Celebration of the African child day
Declaration by Mr. Youssouf Oomar, Resident Representative
Abidjan, 11 June 2007
• Honourable Minister of Family, Women and Social Affairs,
UNICEF would like to express its sincere gratitude to the Honourable Minister of Family, Women and Social Affairs for the honour done to it by not only associating it with these events but also by offering it the opportunity to speak on this highly memorable day for children.
As the week of celebration of the African Child Day, which the Ministry of Family, Women and Social Affairs as well as the partners of the Rights of the Child offered us the opportunity to witness, draws to a close, I would like every one of us to think of all these children who, for various reasons, are unable to live their childhood because of the selfishness of adults.
This year, the commemoration of the African Child Day offers us the opportunity to reflect on the worrying issue of child trafficking.
Child trafficking is defined as any act of recruiting, transporting, transferring, accommodating or receiving a child for purposes of its exploitation. This phenomenon is observed in most countries of the region, particularly: Benin, Burkina Faso, Cameroon, Gabon, Ghana, Guinea, Mali, Nigeria, Togo, Niger – but also in our own country, Côte d’Ivoire.
It concerns both boys and girls, according to a certain sectoral distribution: trafficking of girls aims at their exploitation as maid servants, while boys are mainly exploited as farm labourers or helpers in the informal sector. Children of both sexes are also recruited for curb trading.
The analysis of factors of child trafficking in West and Central Africa shows that it concerns mainly those that favour child labour. Poverty, values and traditions notably of the movement of the child outside the biological family and the crisis of the educational system are the main forces that drive children into trafficking.
With the armed crisis shaking Côte d’Ivoire since September 2002, child-traffickers have found a more favourable environment for their reprehensible activity, since the conflict has contributed to increase poverty, and consequently, rendered children more vulnerable.
According to a study published in 2005 by ILO, 2,100 child-workers in the informal sector other than domestic work in Abidjan were victims of trafficking. From December 2006 – June 2007, more than 100 child-victims of trafficking were intercepted by the Ivorian security services and entrusted to the care of the Social Protection Department with the support of UNICEF.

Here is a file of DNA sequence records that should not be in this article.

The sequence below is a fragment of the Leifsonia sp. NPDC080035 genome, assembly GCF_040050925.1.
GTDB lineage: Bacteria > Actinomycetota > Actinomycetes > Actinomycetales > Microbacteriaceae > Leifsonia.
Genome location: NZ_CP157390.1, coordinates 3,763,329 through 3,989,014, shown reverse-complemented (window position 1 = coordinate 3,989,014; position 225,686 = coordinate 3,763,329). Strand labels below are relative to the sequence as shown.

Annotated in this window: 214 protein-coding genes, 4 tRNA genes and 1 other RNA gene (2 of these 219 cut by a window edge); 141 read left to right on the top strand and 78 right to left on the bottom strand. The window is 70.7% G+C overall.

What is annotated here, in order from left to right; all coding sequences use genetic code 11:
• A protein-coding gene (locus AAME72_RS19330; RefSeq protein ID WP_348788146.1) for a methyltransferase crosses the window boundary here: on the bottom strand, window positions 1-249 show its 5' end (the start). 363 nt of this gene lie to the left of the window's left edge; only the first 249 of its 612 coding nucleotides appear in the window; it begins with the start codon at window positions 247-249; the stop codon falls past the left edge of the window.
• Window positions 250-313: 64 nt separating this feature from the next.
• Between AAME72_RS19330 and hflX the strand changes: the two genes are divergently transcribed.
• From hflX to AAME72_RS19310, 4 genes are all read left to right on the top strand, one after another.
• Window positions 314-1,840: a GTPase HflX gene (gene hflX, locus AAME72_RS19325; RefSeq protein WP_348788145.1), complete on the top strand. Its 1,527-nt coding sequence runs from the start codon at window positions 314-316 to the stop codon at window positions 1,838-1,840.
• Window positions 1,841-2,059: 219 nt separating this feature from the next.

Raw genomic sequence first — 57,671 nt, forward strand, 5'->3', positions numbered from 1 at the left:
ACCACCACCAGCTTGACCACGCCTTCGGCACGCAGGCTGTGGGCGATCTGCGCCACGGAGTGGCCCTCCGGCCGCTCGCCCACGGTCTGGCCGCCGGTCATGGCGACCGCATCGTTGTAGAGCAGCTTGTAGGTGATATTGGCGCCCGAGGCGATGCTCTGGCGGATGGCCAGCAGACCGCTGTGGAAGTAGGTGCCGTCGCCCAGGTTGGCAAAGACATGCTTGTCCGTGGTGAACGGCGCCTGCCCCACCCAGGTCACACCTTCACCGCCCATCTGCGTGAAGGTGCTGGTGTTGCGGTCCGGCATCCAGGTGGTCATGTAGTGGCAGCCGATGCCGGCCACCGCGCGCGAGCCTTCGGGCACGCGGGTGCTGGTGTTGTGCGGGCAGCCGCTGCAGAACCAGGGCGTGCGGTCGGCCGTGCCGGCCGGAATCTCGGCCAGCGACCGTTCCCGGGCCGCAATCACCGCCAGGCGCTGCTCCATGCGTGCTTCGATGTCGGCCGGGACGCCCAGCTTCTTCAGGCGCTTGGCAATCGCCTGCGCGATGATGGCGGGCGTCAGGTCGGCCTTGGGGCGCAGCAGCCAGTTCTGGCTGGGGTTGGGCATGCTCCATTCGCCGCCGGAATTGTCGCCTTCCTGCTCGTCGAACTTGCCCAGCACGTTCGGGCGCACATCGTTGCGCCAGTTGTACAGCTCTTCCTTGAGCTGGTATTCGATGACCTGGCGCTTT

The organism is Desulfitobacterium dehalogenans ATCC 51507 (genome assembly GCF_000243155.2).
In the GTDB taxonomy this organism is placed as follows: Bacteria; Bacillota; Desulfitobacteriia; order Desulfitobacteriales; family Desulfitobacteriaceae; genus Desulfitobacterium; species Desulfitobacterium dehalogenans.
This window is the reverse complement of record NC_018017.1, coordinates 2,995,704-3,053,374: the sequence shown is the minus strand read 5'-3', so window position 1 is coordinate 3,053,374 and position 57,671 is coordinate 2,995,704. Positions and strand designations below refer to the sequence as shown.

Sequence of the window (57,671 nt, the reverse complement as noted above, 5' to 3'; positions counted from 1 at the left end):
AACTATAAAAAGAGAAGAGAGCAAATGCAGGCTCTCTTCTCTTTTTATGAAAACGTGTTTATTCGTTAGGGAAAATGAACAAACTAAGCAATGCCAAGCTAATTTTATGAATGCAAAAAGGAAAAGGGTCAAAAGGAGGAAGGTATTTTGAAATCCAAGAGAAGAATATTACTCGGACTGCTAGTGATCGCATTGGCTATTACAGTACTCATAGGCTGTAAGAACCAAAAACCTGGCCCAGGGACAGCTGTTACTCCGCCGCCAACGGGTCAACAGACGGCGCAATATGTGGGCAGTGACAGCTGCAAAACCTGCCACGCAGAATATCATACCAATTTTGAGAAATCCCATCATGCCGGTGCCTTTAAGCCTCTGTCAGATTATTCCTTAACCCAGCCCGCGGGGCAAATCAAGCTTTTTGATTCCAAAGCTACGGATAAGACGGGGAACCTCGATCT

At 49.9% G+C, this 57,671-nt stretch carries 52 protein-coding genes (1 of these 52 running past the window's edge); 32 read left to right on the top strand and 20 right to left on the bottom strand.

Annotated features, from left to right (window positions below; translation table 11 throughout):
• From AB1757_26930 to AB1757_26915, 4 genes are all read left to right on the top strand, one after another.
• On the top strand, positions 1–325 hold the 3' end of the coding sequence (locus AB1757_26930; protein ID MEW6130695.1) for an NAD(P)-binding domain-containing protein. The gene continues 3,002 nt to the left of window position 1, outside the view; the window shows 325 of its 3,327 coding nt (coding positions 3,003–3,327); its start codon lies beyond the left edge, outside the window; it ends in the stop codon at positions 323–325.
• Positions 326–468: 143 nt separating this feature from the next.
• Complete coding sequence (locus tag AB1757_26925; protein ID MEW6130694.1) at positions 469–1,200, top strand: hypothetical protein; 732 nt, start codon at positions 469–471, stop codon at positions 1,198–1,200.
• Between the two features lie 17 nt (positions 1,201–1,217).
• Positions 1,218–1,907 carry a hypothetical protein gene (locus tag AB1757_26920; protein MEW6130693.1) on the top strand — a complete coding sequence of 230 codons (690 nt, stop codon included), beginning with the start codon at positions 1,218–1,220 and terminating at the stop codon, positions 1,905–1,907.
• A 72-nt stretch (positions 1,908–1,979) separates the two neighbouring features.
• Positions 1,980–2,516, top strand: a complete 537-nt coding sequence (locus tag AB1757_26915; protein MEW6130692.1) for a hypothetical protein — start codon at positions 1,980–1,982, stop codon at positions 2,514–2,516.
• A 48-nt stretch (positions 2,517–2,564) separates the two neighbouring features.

UNICEF’s commitment to the search for solutions to this phenomenon is in line with the Convention on the Rights of the Child, notably in Article 32, which sets forth the right for the child, to be protected against all forms of economic exploitation. This commitment is also based on other international standards such as Convention 182 of the ILO on the worst forms of child labour and the African Charter on the Rights and Welfare of the Child.
Some positive steps have been taken in the fight against child trafficking:
On 01 September 2000, for the first time in the region, a cooperation agreement on the fight against cross-border child trafficking was signed between Côte d’Ivoire and Mali.
In 2001, a National Committee on the Control of Child Trafficking and Exploitation in Côte d’Ivoire was set up by presidential decree.
In July 2006, during the Abuja Conference, all Governments of West and Central Africa pledged to collaborate closely to combat trafficking of women and children within and outside their borders. To that end, the initiative of the Economic Community of West African States (ECOWAS) and the Economic Community of Central African States (CEEAC), a joint Action Plan and a multilateral Agreement against trafficking were validated and signed by twenty-six countries. This inter-regional collaboration seemed essential for the fight against this phenomenon, one of the major causes of which is poverty.
Despite these achievements, child trafficking remains a major problem. The presence in Abidjan of 7 Togolese and Ivorian children recently intercepted by the security services and who are waiting to be reunited with their families clearly testifies to this situation. Only combined and coordinated actions of all of us, the actors, will help to finally put an end to this revolting exploitation of children.
UNICEF’s mandate is to defend the Rights of the Child. For this reason, UNICEF will continue to provide political and technical support to all Governments and partners which will commit themselves to the fight against this phenomenon of child trafficking.
Of course, we are not the only partners of the Government. We shall collaborate with NGOs such as: ODAFEM, FMTV, PAHO, SFCG and the EPP Zélé, which are here with us; and many others on the entire territory. We also have partners in the private sector, including the Fondation Orange Côte d’Ivoire Télécom, which, for the occasion, sent the following SMS message to its subscribers: “The Future of this country depends on children! Together, let us fight against child trafficking – Let us help them, Let us protect them”.
On my own behalf and on behalf of my Organization, I would like to express the hope that this celebration of the African Child Day will not be just another day.
The challenge is enormous but I am convinced that we shall succeed in putting an end to child trafficking, and your presence here is an indication of our determination and commitment to eradicate this scourge.
UNICEF, through me, would like to assure you of its availability to support you in your actions.
Ladies, Gentlemen, Distinguished Guests,
Let us all, here and now, pledge to work to ensure that a culture and an environment favourable for the protection of the rights of the child will prosper in Côte d’Ivoire.